The Path of Truth is One


When guest writer Umm Isaiah came across a group of Muslims, it triggered memories of her long and winding search for the truth.

It’s a beautiful spring evening; the wind is calm, the air is still, the smell of freshness consumes my nostrils. Walking through my neighborhood in Irvington, NJ, I hear the thoughts of my heart crying out for guidance and my mind pondering over my life. What will I do with the rest of my life, what is my purpose? Without any doubt, I know there’s a God and that heaven and hell are real; I don’t know why I know it, but I know it. And when will I know how to get into heaven? Truly, I don’t want to go to hell.

Yet I don’t believe that all I have experienced in religions (and Lord knows I’ve experienced my share) are the correct guidelines to worshiping God, let alone getting into heaven. Now, I wonder what, where and when will the correct religion be opened up to me. I make a supplication to my Lord… although I don’t know who He is, I know He is… “Oh God, please show me what is correct and which way I should go, and remove me from this confusion I’m in.”

And Allah answers du’aa! I didn’t know that then, but it’s true.

The next day after I had taken that walk through my neighborhood and turned to God for guidance, I traveled to downtown Newark, NJ, and happened to be in the area where there were a lot of Muslims. I thought to myself, this may be it. And in that same moment, I began to remember my past experiences with religions.

First, Christianity from my mother and her people: the Father, Son and Holy Ghost. I had great difficulty understanding this concept, even as a child, because I understood that father and son were people, so I also wondered: who are these people we worshipped, why did we worship them, and where were they located? The Holy Ghost didn’t fit in because we always watched these TV shows that showed ghosts as transparencies that scared people. I could never figure a ghost to be holy after being taught they were frightening. I was confused and could never believe what my mother wanted me to believe.

At the age of fourteen, I decided to embrace the Christian religion on another level with the Pentecostals. Well, I wanted to impress a boy, actually. The Pentecostals taught me to sing and shout and praise God by saying Hallelujah. The music was loud, pounding in your chest; the people were emotional, crying, testifying and speaking words no one could understand (speaking in tongues) – all because the spirit moves you, they said. Now all of this was fun because we traveled from state to state, city to city with this performance, but no one ever explained why and how we were worshipping God in this manner, other than “the spirit moves you” and sometimes they thought that Jesus was God.

Now, Jesus being God was not a concept I could conceive because while growing up, Jesus was the son of God. Confused again and unable to believe this concept of worship, my fascination for the boy wore off, and so did the religion. And I moved on.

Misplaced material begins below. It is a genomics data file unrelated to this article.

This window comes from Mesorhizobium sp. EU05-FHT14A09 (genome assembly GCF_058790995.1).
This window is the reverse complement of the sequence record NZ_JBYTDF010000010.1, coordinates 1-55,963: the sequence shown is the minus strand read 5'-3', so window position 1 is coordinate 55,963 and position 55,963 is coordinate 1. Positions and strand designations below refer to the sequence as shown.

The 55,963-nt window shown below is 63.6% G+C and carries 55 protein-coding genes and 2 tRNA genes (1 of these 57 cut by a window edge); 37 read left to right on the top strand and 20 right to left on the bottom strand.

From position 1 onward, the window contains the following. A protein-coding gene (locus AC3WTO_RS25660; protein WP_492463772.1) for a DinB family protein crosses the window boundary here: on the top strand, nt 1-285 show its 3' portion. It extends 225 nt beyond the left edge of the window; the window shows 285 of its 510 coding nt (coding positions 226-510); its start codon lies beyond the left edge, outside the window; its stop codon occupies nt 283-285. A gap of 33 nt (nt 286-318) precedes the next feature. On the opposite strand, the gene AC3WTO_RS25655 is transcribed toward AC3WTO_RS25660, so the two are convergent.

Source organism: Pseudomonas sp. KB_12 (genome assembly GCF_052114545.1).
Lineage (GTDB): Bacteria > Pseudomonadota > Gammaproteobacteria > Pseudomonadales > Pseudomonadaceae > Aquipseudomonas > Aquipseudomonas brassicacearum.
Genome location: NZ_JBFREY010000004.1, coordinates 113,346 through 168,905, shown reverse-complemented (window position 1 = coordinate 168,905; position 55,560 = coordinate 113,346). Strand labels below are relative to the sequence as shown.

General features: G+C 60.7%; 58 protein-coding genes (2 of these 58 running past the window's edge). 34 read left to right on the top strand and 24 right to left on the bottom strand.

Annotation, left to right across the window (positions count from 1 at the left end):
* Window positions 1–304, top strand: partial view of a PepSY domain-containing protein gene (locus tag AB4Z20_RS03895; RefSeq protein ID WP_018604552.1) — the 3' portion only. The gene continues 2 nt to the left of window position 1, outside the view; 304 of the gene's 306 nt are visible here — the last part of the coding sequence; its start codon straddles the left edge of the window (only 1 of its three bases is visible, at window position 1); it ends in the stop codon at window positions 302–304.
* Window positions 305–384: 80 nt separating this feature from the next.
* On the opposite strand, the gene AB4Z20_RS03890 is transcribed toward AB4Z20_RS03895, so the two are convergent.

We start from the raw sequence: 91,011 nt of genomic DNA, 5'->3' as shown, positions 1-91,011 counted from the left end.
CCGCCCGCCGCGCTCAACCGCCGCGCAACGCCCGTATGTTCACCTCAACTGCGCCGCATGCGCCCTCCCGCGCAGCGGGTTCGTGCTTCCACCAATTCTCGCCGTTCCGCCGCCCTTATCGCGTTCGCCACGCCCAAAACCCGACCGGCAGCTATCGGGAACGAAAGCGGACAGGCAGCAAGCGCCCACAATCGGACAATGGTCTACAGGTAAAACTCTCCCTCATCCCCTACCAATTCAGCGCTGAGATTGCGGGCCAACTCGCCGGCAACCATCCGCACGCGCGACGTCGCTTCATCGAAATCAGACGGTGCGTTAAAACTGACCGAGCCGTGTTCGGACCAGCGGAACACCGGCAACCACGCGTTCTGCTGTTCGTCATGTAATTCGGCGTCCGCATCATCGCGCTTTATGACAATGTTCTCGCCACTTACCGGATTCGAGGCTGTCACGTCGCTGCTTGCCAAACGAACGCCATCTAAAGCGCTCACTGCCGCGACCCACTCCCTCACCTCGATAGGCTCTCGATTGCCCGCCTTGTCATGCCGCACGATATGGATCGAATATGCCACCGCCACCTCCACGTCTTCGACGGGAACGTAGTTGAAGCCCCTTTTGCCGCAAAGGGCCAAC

Two years later at age sixteen, still trying to figure out who I was and who I was going to emulate (any body except Mom), I decided to go to Temple Number 25 in Newark, NJ, where the people who attended were in the “The Nation Of Islam.” I wanted to see what all this hooplah that Muhammad Ali was talking about was. What I found was this man, Elijah Muhammad, a black man, a prophet with a religion only for black people and proof that white people are devils. Oh! And that’s not all. He had a way for us to get back our land that was stolen from us, along with a mule. Plus he was going to teach us “How to Eat to Live.”

I was enthralled with this concept, and with due right. I’m black, I wanted my land back and my mule, and I needed to eat to live. And my Mom hated the whole idea and she was able to prove that this was not a religion from God with the Bible. But at the time, I needed something that did not emulate her, even though she was right. By the way, I couldn’t figure out the deal with the land and the mule, either. I never had any land or a mule, and if I got it back, what would I do with it? I’m from the city, I don’t know anything about land, let alone a mule. I’ve never even seen a mule, but I’m going to check it out, I thought, and I did.

Well, it all seemed good with women covering and having their own vanguard army, raising children, sewing, cooking and being respected by men. The men were soldiers, marrying, building a nation and protecting the women and children; growing their own foods and raising animals along with owning businesses. Most importantly, we were all happy with the concept that the white man was the devil – we needed every reason to hate the white man. We were once his slaves, although none of us had ever even seen a slave, let alone been a slave. All this was taught under the guise of “Islam,” or “The Nation of Islam.”